Real-time, self-managing data flows -- Unidata will foster and support the existence of real-time data flows that encompass a broad range of Earth-system phenomena, can be accessed with ease by all constituents, and are self managing in respect to changing contents and user needs.
--A goal of Unidata 2008: Shaping the Future of Data Use in the Geosciences
Previous LDM version was 6.6.4. Current LDM version is 6.6.5
LDM release highlights since previous report:
Corrected the "pqact" utility's determination of the month associated with a data-product from the creation-time of the data-product and the day-of-the-month field in the product-identifier. This modification is tested extensively by executing the command "make check" in the pqact/ subdirectory.
Removed extraneous carriage returns from file pqact/wmo_header.c.
Modified the function surf_split() in the "pqsurf" program so that it uses a dynamically allocated buffer instead of a statically allocated one. This means that "pqsurf" can now handle arbitrarily large composite bulletins.
Modified the "pqact" utility's determination of the month associated with a data-product from the creation-time of the data-product and the day-of-the-month field in the product-identifier.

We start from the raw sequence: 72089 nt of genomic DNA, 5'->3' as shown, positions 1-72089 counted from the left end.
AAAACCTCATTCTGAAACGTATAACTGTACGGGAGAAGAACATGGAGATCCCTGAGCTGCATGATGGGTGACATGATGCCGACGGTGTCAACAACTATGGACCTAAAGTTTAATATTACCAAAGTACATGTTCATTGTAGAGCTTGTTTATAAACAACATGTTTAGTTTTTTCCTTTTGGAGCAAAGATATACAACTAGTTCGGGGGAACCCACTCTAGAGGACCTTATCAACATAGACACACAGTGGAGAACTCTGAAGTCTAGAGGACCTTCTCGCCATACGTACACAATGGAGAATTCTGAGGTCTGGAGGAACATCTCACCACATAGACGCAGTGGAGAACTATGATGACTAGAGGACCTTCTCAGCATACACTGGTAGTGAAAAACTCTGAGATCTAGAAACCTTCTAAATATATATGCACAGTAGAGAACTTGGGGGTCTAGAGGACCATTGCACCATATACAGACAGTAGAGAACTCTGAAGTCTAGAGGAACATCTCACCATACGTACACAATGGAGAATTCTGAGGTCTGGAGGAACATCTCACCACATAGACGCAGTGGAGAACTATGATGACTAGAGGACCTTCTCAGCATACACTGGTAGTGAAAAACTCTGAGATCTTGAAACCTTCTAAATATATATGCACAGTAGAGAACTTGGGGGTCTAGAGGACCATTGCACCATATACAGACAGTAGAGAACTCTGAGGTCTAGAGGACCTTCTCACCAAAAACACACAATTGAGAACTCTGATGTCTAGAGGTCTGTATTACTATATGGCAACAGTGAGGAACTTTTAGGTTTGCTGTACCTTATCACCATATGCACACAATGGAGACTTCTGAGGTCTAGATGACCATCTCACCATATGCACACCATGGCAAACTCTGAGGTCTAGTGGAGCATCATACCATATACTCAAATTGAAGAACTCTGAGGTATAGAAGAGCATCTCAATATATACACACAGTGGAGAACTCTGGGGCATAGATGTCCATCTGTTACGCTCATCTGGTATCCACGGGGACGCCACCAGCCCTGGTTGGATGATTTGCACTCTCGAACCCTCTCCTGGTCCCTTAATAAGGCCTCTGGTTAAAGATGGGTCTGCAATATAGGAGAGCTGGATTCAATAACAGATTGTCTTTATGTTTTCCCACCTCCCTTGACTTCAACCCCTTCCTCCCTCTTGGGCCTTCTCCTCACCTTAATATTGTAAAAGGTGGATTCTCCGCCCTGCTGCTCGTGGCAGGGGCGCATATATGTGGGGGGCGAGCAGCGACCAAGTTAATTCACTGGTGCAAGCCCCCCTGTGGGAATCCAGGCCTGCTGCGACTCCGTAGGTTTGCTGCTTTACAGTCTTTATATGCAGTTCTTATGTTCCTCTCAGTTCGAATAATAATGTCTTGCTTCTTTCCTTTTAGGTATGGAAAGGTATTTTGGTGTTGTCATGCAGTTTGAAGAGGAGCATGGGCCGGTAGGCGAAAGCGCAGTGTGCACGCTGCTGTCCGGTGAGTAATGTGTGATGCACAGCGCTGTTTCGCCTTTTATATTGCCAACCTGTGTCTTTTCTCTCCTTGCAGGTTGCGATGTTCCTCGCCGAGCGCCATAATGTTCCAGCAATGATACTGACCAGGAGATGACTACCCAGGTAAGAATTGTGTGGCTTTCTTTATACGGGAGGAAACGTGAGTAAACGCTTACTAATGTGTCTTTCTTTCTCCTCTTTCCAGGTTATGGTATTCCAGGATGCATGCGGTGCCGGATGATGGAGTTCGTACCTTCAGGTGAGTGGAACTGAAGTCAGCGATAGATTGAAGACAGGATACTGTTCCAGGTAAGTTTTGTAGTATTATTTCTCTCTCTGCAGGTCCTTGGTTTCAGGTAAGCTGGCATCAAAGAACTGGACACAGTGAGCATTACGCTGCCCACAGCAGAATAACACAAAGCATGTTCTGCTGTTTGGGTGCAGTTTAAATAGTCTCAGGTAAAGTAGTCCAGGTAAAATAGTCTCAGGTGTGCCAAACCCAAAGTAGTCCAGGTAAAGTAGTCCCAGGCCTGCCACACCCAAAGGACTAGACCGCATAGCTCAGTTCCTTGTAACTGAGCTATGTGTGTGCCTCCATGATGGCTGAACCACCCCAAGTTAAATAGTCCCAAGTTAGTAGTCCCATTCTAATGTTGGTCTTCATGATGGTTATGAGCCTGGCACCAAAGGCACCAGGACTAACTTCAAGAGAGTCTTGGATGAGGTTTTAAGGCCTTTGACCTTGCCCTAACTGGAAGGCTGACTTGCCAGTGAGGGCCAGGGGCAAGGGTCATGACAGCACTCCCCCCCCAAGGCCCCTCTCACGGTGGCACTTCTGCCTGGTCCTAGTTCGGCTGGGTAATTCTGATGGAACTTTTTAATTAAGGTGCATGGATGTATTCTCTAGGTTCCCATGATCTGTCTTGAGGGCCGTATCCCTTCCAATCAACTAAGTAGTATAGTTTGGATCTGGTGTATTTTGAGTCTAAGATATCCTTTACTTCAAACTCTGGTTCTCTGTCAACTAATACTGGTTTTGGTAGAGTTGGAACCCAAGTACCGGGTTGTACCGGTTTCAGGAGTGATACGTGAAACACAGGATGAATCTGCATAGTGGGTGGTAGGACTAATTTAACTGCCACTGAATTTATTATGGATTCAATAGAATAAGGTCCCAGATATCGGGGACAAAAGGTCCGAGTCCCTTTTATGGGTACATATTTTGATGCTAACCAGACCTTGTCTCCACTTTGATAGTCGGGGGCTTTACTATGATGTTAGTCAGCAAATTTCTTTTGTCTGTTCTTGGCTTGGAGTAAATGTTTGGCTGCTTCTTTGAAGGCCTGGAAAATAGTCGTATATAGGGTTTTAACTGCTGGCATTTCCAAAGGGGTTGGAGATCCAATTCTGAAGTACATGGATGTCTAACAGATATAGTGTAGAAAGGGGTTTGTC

Changed the behavior of a downstream LDM upon reception of a COMINGSOON message whose data-product has zero length. Before, this would cause the downstream LDM to exit; now the data-product is simply rejected. Both LDM-6 and LDM-5 code were modified.
Improved the performance of the "scour" utility.
Added a call to exitIfDone() after the call to pq_sequence() in file "up6.c".
Corrected command that removes old ".*.info" files from the LDM user's home-directory in the "ldmadmin" script. The "-prune" option wasn't preventing the "find" process from descending into subdirectories.
Modified algorithm that determines when an upstream LDM should flush the connection to its downstream LDM. The modification of the algorithm introduced in version 6.6.1 appears to not flush the connection often enough --- resulting in bursts of data which can cause problems (e.g., the ORPG apparently has problems keeping up with bursts of NEXRAD Level II data). The modified algorithm will flush the connection the first time the end of the queue is hit and every 30 seconds thereafter if no relevant data is added to the queue.
Corrected (again) the "pqact" utility's determination of the month associated with a data-product from the creation-time of the data-product and the day-of-the-month field in the product-identifier. This is the primary reason for this release.
Added "-prune" option to execution of "find" in "ldmadmin" when removing old ".*.info" files from the LDM user's home directory.
Corrected the logic behind an upstream LDM sending something (at least a NULLPROC) every 30 seconds.
Demoted the "Exiting" message from "rpc.ldmd" from log-level NOTE to log-level INFO unless it's in response to a TERM signal (such as by "ldmadmin stop").
Modified the "flushing" algorithm of an upstream LDM. It used to flush the connection more often than every 30 seconds; now it flushes the connection no more often than every 30 seconds.